The Pick Museum of Anthropology opened with “Traditional Arts of the Bedouin” for the 2019-2020 school year Friday. Students will have the entire academic year to visit the exhibit as the artifacts will be on display until April 17 when they will go back to the University of Central Missouri, according to Rachel Wilson Loring.
This exhibit shows the culture and artifacts of the Bedouin tribes of the Middle East. There are camel prints on the walls, leading the way around the exhibit. From start to end, these prints, some say look like two coffee beans stuck together, bring the exhibit to life with camels and coffee beans being a huge factor in Middle Eastern culture. The exhibit also features Middle Eastern clothing with vibrant colors and beautifully textured materials.
“This was a pre-made exhibit. It took two to three weeks to prepare,” Emily Corrigan, a graduate assistant studying for her masters in Anthropology, said. The Camel Trap shown below is her favorite part of the exhibit. It’s a breathtaking piece and one of the artifacts that stood out.
Other than the clothing and prints, the rest of the exhibit’s artifacts are made from brass or steel, such as coffee cups and coffee containers.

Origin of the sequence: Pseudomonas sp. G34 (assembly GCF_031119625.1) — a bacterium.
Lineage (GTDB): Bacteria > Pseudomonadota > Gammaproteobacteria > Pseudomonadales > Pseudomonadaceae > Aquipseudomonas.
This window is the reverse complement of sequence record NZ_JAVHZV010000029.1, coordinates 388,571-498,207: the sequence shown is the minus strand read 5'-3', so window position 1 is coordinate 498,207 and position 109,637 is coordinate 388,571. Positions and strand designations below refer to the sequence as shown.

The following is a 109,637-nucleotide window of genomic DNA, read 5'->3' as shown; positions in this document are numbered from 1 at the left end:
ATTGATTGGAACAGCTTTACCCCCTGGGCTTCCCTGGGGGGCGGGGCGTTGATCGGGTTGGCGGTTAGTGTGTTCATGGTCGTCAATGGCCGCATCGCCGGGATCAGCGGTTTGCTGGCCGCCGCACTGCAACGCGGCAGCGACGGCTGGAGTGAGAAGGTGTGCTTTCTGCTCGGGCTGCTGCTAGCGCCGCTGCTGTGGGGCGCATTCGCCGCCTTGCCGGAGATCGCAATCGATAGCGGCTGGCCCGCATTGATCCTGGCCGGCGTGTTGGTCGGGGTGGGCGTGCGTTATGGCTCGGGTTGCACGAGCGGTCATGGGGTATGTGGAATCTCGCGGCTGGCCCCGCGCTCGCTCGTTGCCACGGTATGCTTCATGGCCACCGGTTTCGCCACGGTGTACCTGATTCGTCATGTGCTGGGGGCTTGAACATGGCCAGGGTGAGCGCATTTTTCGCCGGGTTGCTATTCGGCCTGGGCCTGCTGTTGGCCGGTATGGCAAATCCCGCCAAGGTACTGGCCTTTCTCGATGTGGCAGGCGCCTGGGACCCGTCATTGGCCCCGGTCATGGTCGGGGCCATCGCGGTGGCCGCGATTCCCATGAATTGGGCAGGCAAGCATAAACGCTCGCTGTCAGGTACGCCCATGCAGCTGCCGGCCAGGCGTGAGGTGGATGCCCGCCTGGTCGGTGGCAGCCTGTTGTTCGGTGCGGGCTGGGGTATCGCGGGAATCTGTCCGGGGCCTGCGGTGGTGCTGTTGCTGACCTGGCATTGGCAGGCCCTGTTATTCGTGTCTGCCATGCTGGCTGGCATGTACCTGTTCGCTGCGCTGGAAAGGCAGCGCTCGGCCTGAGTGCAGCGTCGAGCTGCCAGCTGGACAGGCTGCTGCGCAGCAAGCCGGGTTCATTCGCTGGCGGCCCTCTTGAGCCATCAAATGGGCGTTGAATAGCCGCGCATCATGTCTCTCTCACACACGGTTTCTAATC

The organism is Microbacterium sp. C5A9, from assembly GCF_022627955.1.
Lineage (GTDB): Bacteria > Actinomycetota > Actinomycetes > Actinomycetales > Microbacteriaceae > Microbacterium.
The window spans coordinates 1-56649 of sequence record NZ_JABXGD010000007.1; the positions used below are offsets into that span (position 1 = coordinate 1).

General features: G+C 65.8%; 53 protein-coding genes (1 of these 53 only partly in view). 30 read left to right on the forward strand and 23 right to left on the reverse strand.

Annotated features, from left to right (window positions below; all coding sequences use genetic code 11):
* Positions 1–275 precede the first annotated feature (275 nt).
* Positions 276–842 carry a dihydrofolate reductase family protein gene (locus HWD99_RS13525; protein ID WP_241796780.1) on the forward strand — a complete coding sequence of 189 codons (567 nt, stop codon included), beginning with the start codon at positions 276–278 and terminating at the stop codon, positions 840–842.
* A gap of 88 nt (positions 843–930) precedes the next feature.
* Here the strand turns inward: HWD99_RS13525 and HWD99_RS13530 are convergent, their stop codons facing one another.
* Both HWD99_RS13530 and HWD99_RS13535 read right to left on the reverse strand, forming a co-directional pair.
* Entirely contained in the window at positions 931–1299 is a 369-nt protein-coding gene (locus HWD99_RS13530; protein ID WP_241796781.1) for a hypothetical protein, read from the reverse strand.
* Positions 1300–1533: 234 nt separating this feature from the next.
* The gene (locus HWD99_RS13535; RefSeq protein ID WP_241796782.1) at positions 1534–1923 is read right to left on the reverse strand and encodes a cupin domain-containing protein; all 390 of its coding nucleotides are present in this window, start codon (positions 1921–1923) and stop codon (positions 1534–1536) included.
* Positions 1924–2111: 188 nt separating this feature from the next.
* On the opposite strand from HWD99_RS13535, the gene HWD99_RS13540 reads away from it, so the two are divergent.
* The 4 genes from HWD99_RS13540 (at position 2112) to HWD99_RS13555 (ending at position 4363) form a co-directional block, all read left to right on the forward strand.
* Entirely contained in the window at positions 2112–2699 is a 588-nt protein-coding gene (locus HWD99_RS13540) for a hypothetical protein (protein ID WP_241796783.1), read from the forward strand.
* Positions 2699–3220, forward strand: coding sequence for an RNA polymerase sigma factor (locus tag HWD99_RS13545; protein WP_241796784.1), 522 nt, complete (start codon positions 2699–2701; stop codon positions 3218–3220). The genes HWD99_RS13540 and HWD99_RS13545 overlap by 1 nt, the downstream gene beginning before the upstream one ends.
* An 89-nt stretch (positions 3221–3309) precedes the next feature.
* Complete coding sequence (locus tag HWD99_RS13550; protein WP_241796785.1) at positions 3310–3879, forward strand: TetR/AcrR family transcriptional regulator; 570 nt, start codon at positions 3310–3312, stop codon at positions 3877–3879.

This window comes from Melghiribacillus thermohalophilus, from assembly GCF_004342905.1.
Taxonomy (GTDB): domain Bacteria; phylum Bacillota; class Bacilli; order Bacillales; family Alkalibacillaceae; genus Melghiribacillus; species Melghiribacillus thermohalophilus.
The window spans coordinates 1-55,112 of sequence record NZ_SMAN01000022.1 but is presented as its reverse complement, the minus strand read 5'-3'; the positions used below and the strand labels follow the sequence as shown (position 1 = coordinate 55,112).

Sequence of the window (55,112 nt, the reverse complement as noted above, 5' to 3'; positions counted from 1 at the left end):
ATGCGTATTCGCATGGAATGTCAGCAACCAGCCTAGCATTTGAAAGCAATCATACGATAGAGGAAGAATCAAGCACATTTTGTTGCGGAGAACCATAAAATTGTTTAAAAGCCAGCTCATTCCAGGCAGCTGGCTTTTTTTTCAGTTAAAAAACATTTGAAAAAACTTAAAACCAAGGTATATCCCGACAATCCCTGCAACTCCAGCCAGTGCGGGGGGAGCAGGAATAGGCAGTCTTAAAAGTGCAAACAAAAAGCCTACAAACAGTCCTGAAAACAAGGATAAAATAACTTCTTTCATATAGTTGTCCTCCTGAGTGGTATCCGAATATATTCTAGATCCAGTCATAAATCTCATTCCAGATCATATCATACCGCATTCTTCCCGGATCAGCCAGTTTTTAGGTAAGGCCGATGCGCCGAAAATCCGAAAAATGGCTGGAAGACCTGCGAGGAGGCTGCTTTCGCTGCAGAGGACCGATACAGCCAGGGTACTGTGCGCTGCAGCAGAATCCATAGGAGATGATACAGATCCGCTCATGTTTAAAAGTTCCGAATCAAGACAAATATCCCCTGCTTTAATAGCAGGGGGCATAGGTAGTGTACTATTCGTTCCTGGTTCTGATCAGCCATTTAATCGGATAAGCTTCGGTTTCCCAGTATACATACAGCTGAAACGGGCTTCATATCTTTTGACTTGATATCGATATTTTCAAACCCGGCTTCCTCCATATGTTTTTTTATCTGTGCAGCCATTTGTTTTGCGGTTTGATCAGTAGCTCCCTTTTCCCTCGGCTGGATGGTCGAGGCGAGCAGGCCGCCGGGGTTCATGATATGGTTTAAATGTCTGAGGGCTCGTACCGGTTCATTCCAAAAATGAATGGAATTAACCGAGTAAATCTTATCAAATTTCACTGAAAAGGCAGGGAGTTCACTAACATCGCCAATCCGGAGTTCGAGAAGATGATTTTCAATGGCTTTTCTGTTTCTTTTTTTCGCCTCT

Unlike other exhibits in museums, the “Traditional Arts of the Bedouin” catches the attention of children. The museum has an interactive exhibit for the children to try on clothes and head wraps worn in Saudi Arabia. Parents can capture these moments in a picture. This is a good opportunity for the kids to learn about different cultures. Right next to the interactive exhibit is a table with books of the culture.
For the past year, Rachel Wilson Loring has been the curator and assistant director at the Pick Museum of Anthropology in Cole Hall. She wanted to stick with the mission of the museum which is “to promote activism and social justice and culturally engaging exhibits and exhibitions.”
She said this was a great opportunity for the campus, to have something they didn’t already have in their collections. And to “create new relationships and new dialogues.” Since the Middle East has been broadcasted negatively, the museum wants “celebrate the beauty and vibrancy of its cultures.”
Going to Cole Hall to get information about Saudi Arabia and the Middle East might transform the perceptions of the culture. Feel free to ask questions, and admission is free.